She’s also pushing for more sustainable investments in her family’s portfolio, which includes early and seed-stage start-ups in telecommunications, media and technology through Novel TMT Ventures, an investment firm run by Chou’s half-brothers Bruno and Luis, that has more than $70m under management, according to Crunchbase. Chou says that amount is considerably more now, but declined to disclose it.

Chou joins her father, brothers and sister on weekly video conference calls to discuss “all the deal flows” they’ve come across. In a typical week now, they might look at 30 companies — reflecting an increase since the pandemic, she said. “I’ll be the one asking what these potential investments are doing about the packaging, what about renewable energy,” she said.

The family has divested most of the fashion holdings that formed the foundation of the Chou fortune and is now focused on investing, she said.

Some sweatshirts are made with a recycled silver coating that is supposed to have anti-microbial and anti-odour properties

Her sustainability focus helped steer family investments into start-ups such as Rent the Runway, which hires out designer clothes and is valued at $1bn after investments from Franklin Templeton Investments and Bain Capital Ventures. The family also invested in The RealReal a consignment platform for second-hand luxury goods that is now listed with a market value of $1.2bn.

Novel TMT also invested in Modern Meadow, which is using biotech tools to grow leather in a lab. Chou, herself, is an adviser to New-York based start-up, Perfitly, which lets shoppers try on clothes with a customised 3D avatar that cuts down returns significantly. Chou says family investments can be as small as $50,000 or more than $5m for equity, with the goal of making a several-fold profit via a public share offering or sale.

“It’s profit with a purpose, it’s not charity,” said Chou, who was also a director of Karl Lagerfeld Greater China and continues to be an investor in the brand’s global business.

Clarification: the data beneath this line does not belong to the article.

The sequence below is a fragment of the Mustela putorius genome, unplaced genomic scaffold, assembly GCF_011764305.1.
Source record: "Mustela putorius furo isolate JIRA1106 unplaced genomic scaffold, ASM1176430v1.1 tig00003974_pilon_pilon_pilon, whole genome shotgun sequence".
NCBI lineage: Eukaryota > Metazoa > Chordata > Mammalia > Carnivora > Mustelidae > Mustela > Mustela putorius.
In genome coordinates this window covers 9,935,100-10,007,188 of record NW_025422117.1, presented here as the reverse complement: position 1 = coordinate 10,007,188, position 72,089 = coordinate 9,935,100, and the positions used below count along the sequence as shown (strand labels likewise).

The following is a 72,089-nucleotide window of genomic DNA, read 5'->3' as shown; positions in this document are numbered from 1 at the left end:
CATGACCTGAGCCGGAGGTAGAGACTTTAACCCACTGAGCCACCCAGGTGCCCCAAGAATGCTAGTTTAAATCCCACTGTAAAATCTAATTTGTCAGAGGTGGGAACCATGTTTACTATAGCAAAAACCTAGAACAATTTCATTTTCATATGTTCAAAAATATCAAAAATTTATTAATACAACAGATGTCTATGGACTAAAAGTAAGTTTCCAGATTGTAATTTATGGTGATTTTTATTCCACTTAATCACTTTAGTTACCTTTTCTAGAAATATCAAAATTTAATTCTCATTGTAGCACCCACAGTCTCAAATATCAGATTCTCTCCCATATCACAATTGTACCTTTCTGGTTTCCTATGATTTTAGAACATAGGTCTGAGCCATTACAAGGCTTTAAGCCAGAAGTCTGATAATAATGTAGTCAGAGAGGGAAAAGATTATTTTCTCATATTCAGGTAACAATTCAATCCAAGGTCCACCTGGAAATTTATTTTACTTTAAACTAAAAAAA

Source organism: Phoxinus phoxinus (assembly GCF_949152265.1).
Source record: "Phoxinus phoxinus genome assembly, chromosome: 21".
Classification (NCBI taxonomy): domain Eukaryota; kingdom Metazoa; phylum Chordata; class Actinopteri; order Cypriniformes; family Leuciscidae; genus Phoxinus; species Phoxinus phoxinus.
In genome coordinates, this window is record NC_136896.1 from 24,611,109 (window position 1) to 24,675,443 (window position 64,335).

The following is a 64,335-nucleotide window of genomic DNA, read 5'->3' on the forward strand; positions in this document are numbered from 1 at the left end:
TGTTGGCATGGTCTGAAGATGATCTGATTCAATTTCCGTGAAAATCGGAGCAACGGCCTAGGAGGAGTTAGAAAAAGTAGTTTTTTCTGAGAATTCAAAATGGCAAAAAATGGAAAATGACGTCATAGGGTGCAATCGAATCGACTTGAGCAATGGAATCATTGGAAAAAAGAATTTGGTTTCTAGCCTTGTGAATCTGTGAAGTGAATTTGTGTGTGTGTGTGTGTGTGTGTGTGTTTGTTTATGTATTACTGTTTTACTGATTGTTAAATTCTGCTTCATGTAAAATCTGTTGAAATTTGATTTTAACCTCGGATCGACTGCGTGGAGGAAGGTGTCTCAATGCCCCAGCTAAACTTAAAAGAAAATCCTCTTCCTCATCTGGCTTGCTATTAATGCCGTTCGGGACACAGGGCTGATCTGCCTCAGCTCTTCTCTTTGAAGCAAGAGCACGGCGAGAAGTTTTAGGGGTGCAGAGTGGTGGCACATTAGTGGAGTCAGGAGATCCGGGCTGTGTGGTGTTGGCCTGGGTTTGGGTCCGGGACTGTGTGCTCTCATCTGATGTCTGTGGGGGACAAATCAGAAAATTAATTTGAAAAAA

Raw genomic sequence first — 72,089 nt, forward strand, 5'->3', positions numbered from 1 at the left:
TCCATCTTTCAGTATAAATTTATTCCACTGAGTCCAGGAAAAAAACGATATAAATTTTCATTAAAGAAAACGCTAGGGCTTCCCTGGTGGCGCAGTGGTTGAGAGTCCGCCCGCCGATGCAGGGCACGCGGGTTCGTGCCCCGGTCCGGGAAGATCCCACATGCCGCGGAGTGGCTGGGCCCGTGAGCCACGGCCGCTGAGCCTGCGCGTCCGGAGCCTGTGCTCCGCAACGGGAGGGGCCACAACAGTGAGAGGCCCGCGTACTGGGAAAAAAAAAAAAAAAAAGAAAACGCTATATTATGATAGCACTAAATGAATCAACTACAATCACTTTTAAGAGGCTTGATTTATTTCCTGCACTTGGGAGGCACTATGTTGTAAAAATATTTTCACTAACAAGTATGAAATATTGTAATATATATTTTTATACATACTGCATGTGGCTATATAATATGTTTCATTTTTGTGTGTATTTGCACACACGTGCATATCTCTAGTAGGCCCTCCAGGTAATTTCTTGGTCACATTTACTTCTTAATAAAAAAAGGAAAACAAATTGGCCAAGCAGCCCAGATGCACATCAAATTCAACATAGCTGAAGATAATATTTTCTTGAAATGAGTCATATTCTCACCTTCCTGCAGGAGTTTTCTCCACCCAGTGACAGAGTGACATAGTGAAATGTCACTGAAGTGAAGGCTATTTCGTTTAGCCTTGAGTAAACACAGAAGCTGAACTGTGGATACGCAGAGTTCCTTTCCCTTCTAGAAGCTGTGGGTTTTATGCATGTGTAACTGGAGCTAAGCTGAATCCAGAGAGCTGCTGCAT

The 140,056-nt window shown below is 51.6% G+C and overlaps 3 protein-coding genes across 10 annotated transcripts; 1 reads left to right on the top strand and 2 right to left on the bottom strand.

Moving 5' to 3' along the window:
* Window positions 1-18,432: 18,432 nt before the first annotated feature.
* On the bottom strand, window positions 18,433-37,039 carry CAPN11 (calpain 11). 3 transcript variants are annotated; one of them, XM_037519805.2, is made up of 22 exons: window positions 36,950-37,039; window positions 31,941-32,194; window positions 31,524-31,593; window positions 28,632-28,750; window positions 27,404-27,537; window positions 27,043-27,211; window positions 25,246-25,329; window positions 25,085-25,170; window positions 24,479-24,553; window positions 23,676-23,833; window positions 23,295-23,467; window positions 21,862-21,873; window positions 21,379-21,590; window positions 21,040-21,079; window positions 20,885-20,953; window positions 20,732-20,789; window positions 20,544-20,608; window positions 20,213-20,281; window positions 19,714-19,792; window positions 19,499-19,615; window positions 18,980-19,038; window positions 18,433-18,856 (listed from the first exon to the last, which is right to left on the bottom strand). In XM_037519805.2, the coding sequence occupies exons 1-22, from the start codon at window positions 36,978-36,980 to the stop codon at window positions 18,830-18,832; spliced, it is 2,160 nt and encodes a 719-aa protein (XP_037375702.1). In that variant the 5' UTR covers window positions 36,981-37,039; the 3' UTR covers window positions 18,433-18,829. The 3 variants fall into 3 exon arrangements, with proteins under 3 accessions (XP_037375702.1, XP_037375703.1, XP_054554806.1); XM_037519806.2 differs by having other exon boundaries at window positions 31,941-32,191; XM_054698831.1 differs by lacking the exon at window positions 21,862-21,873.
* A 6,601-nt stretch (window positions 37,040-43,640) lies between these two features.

‘Regenerative’ innovations

Chou said she sometimes funds companies that the family rejects, investing in earlier seed and A-rounds. She seeks out material sciences or innovations that are “regenerative” for the planet, have passed the research and development phase, and are headed for commercialisation. Her investment timeframe is five to 10 years before exit.

“I get more excited about the earlier ones. They’re more ground-breaking,” she said. “We want to make sure these technologies scale and are being used as much as possible if we want to make an impact in the world. It can’t be just accessible by the elites.”

Chou’s Everybody & Everyone line debuted in late 2019 but was pulled after the pandemic began and relaunched in September with a “work from home” range that features comfortable pants and tops made from biodegradable eucalyptus fibre. Some sweatshirts are made with a recycled silver coating that is supposed to have anti-microbial and anti-odour properties. The brand also offers $32 T-shirts made from reclaimed cotton and ocean plastic.

To help people reduce the size of their wardrobes, Chou offers clothes adaptable to different seasons, such as a $288 calf-length puffer jacket made from 330 plastic water bottles that can be zipped off and worn short in warmer weather. All items come in sizes 00 to 24, a range rarely offered by big brands, inspired by Chou’s “disordered eating” habits as a young woman when she and her girlfriends strove to look like super models.

And while her father ran factories, Chou has none. Her brand is aimed at US consumers, and sales have come from every state, she said.

“The younger generation of consumers cares about the planet and cares about justice, whether it’s women’s rights, racial equality or climate justice. There are conscious consumers who are willing to pay a little more for products that support their values.”

While the number of small, eco-conscious brands is growing, most don’t have Chou’s resources.

“It’s a competitive advantage,” said Janine Stichter, vice-president and speciality retail analyst at Jefferies Group. “The only companies we see develop technological innovation in the industry are the big companies, such as Nike. There aren’t many start-up brands than can do it.”

Bloomberg